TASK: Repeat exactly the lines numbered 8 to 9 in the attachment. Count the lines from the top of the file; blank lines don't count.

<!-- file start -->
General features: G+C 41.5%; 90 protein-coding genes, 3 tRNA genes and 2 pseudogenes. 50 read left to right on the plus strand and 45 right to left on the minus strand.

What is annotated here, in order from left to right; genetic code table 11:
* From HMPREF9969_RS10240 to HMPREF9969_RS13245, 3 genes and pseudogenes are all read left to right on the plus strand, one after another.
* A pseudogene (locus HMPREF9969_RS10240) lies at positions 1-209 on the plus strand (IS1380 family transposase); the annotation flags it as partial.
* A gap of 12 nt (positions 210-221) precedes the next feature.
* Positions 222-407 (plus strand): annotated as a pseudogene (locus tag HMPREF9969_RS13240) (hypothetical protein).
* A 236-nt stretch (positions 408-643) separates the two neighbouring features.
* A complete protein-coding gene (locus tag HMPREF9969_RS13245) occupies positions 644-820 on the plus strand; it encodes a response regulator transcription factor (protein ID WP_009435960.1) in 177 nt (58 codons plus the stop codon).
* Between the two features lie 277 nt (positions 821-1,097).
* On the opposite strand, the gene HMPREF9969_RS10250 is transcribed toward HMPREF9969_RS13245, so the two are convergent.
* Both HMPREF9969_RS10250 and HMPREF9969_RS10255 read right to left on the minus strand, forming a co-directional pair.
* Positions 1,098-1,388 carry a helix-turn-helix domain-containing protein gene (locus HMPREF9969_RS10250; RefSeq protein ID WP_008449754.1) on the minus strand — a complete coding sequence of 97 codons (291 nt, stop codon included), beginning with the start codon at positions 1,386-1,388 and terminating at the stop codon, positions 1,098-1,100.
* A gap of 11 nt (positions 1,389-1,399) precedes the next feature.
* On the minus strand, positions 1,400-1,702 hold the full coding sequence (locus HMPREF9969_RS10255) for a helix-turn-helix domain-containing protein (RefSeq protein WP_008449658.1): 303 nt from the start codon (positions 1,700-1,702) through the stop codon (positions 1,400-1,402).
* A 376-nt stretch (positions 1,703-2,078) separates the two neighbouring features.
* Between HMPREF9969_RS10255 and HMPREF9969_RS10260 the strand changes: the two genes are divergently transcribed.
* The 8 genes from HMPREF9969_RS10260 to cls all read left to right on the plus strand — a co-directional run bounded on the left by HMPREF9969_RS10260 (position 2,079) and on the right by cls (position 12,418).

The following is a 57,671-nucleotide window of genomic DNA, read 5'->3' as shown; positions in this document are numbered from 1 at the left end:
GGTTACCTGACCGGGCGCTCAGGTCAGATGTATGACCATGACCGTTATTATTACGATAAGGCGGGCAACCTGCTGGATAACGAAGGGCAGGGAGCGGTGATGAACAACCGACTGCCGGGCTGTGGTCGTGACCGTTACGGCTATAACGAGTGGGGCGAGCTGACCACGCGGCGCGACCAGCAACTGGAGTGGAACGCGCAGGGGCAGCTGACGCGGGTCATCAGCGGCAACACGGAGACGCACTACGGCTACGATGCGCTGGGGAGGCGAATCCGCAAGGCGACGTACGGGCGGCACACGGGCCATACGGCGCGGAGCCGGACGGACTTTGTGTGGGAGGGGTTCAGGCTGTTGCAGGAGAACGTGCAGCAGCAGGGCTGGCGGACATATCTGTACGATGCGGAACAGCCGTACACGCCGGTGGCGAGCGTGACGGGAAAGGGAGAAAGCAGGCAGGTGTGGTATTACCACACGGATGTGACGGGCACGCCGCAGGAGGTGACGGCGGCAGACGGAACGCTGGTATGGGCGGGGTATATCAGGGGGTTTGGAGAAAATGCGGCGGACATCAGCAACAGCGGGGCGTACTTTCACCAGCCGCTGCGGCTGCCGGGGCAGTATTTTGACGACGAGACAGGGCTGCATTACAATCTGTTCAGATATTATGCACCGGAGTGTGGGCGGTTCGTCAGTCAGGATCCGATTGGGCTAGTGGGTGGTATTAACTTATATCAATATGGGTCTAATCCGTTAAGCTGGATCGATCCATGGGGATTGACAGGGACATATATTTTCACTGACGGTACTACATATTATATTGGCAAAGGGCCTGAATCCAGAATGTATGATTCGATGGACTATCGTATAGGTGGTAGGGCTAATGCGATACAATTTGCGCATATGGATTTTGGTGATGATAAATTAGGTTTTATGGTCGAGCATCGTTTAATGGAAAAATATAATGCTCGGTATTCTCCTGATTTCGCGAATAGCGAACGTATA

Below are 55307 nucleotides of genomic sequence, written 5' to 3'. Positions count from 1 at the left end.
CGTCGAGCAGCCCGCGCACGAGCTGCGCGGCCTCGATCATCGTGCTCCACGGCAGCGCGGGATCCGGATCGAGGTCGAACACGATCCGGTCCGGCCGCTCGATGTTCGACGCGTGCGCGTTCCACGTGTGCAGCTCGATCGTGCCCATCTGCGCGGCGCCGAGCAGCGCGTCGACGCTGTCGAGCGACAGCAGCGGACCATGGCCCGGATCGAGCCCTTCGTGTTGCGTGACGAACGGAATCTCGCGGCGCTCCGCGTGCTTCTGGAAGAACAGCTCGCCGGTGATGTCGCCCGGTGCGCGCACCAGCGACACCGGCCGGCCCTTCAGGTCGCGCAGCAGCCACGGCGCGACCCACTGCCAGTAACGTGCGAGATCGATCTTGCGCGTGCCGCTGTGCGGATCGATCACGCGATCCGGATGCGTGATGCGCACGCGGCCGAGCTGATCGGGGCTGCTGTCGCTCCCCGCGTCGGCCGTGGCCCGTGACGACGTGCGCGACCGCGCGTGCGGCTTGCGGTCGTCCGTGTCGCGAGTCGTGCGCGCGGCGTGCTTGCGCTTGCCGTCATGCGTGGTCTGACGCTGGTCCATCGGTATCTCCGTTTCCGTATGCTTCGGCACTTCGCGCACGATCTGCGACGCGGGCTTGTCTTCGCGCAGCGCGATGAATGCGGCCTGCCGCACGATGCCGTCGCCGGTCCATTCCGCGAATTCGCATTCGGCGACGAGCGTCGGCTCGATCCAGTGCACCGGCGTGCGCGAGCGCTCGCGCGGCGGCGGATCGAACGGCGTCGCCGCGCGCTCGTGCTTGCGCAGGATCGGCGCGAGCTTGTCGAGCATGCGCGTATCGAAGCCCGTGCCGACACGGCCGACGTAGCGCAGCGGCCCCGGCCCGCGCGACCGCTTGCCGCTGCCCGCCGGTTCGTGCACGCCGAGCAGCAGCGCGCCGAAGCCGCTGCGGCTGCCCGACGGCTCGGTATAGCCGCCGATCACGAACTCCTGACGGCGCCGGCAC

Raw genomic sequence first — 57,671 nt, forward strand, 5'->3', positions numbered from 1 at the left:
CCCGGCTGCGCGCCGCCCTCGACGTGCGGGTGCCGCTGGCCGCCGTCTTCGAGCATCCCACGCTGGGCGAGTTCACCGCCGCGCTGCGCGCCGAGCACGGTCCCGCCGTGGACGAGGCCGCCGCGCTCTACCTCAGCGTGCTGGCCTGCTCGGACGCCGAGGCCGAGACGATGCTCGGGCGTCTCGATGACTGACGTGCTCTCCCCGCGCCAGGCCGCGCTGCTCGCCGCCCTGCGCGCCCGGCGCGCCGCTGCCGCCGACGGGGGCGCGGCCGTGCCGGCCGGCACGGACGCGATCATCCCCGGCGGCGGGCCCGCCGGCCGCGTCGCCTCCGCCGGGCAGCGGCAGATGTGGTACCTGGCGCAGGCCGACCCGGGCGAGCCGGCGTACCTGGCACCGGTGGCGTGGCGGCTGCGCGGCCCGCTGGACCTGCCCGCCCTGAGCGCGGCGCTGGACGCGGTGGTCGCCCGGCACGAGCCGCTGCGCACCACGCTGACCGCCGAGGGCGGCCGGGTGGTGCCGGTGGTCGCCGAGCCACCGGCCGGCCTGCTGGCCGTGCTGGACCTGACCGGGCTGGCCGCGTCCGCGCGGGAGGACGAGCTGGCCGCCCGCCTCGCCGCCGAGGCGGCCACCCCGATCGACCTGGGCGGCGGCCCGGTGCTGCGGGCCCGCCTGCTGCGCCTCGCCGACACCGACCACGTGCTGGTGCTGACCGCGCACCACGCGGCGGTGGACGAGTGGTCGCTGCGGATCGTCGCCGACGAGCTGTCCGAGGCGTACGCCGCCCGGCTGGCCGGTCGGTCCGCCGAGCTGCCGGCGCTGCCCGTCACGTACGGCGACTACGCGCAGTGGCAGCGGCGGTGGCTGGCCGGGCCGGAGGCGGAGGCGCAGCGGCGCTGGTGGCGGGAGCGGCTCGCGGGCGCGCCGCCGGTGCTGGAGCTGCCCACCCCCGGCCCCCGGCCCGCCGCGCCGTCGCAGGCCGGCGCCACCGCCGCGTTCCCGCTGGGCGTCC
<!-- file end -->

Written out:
* A complete protein-coding gene (locus tag HMPREF9969_RS13245) occupies positions 644-820 on the plus strand; it encodes a response regulator transcription factor (protein ID WP_009435960.1) in 177 nt (58 codons plus the stop codon).
* Between the two features lie 277 nt (positions 821-1,097).